Bear in mind that although it is shown on the map, the South Branch Railroad track no longer exists, and hasn't in parts since perhaps the mid 1970s. The Somerville infrastructure is shown in the following segments of an 1882 "panoramic view" map of Somerville:

Somerville terminal building.

Train on South Branch Railroad track approaching Somerville.

None of the infrastructure shown in the above images exists today. The bridge over the Raritan river, just west of Route 206, was dismantled in about 1997.

The steam engines used on the South Branch Railroad were predominantly camelbacks, a design particularly popular with the Central Railroad of NJ. A somewhat odd design, they had a large fire grate area, which was necessary for burning anthracite coal, which burns clean, but slowly. Here is an undated photograph of a

typical camelback.

A CNJ train is shown in the following 1920 photograph of a

commuter train with a camelback engine.

The location of this photograph is unknown, but a typical train on the South Branch Railroad would probably have been similar to this train. The last passenger train, on April 24, 1953, consisted of the engine and two passenger cars.

The creation of the South Branch railroad seems to have had much to do with John G. Schenck, who was a railroad commissioner, NJ state assemblyman, NJ state senatory, and a land owner in the Neshanic area, which itself has a history dating back to the 1750s. He built a mansion, starting in 1858. A storm blew down the orignal frame. The house was completed in about 1860. The house exists today, and is in very good condition, as shown in the following photographs.

Front of the John G. Schenck house.
Photograph taken November 20, 2002.

Back of the John G. Schenck house.
Photograph taken November 20, 2002.

A major industry in the Neshanic Station area in the decades before about 1900 was peach growing. Like many shortline railroads, the South Branch served to move agricultural products. Many carloads of peaches would be taken off John G. Schenck's farm each year. Some time around 1900 a peach blight struck the area, and the industry collapsed.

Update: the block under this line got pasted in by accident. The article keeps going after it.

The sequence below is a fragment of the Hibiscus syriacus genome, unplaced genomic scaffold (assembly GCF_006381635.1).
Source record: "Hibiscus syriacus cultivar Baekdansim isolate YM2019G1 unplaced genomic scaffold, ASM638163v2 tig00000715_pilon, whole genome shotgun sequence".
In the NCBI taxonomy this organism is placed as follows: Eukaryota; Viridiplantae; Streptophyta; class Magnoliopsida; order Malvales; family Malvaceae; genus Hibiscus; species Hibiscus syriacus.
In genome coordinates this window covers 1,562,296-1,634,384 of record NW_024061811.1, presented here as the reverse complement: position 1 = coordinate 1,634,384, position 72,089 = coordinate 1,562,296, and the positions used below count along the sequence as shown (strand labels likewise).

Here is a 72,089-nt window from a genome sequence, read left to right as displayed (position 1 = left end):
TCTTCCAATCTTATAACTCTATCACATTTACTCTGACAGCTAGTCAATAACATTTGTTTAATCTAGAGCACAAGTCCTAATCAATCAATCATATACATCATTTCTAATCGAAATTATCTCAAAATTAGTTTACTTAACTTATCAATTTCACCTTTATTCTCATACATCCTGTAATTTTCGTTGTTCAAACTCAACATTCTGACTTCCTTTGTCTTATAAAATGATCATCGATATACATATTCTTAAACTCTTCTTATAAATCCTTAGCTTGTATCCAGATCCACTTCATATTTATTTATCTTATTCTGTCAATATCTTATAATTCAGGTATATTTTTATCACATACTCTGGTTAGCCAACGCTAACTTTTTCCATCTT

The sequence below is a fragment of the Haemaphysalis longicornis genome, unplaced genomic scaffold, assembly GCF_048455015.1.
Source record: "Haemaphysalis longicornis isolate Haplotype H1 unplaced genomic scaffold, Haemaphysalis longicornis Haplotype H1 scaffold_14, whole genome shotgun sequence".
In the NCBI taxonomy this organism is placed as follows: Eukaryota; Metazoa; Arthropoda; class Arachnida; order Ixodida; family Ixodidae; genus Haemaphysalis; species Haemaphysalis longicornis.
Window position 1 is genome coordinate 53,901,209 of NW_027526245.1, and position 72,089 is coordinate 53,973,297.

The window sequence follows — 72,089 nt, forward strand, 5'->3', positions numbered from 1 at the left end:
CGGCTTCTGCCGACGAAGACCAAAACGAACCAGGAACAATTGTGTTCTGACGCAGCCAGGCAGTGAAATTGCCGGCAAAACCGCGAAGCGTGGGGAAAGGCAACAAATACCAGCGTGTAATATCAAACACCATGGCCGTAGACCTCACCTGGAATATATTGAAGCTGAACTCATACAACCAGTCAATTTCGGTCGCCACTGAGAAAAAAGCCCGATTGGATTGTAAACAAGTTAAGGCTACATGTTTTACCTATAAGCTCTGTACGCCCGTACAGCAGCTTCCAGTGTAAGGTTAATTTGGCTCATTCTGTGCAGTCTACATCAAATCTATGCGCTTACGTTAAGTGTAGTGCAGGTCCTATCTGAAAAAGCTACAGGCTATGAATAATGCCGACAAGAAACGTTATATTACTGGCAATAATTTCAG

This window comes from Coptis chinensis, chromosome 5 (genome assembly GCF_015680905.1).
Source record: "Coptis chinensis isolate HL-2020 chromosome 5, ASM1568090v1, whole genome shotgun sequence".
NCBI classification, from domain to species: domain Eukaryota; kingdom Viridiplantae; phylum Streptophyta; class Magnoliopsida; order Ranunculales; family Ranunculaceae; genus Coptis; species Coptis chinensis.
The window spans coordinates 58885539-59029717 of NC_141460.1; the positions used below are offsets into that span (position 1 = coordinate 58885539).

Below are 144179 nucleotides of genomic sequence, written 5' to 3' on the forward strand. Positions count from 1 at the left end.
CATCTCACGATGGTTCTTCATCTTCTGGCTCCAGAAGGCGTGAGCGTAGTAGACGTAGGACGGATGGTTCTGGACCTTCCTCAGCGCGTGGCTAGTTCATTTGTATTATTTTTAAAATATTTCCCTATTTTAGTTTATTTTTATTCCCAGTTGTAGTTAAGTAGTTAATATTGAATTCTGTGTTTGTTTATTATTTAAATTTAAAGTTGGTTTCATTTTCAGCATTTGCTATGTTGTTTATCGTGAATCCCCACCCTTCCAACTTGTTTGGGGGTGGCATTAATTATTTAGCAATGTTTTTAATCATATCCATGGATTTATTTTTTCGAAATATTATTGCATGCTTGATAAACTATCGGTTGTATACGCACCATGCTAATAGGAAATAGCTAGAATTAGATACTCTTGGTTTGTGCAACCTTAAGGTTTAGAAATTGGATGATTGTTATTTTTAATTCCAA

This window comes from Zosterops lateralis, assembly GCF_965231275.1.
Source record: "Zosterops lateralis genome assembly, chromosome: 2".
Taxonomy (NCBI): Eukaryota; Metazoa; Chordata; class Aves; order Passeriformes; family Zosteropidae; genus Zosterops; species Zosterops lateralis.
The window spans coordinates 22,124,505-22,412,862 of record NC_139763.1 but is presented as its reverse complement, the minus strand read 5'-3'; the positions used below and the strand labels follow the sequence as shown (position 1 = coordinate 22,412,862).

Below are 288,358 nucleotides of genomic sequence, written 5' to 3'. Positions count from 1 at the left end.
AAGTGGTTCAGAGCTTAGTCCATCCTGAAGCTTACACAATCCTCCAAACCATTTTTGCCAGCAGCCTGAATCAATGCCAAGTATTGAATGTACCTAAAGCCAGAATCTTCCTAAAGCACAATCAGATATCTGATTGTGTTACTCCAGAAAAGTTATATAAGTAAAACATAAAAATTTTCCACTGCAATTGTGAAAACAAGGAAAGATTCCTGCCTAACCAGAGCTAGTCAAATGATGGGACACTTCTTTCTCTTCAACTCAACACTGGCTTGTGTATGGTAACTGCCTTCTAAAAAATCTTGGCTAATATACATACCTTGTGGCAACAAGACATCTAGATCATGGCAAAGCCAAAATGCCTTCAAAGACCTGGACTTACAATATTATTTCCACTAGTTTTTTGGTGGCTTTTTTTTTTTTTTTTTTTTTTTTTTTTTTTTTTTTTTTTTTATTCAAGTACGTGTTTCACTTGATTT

For a look around the Neshanic Station area, centered almost exactly at the 8/8 mile marker, see Neshanic Station.

Present day track and infrastructure.

A large amount of current information about the current (2003) state of the SBRR infrastruction is contained in a sequence of satellite photographs, taken on April 16, 1995. Starting at Somerville, NJ, each photograph spans about one mile of track length, of which about one half is overlap between a previous image and the subsequent one, for convenience. Thus approximately 28 photographs span the 16 miles of the SBRR system. Where available, some of the images contain links to supporting and peripheral information - akin to an information spur track. Although the SBRR has mostly been out of action for close to 30 years, as of 2003, some stretches of track were still active when the satellite images were made.

References are made to local and state roads to give a sense of where the track is located. Some areas probably look much like they did 140 years ago, when the line was built. Other areas have been largely "developed," and one can see stretches where the track bed no longer exists.

South Branch Railroad, 1995 and after.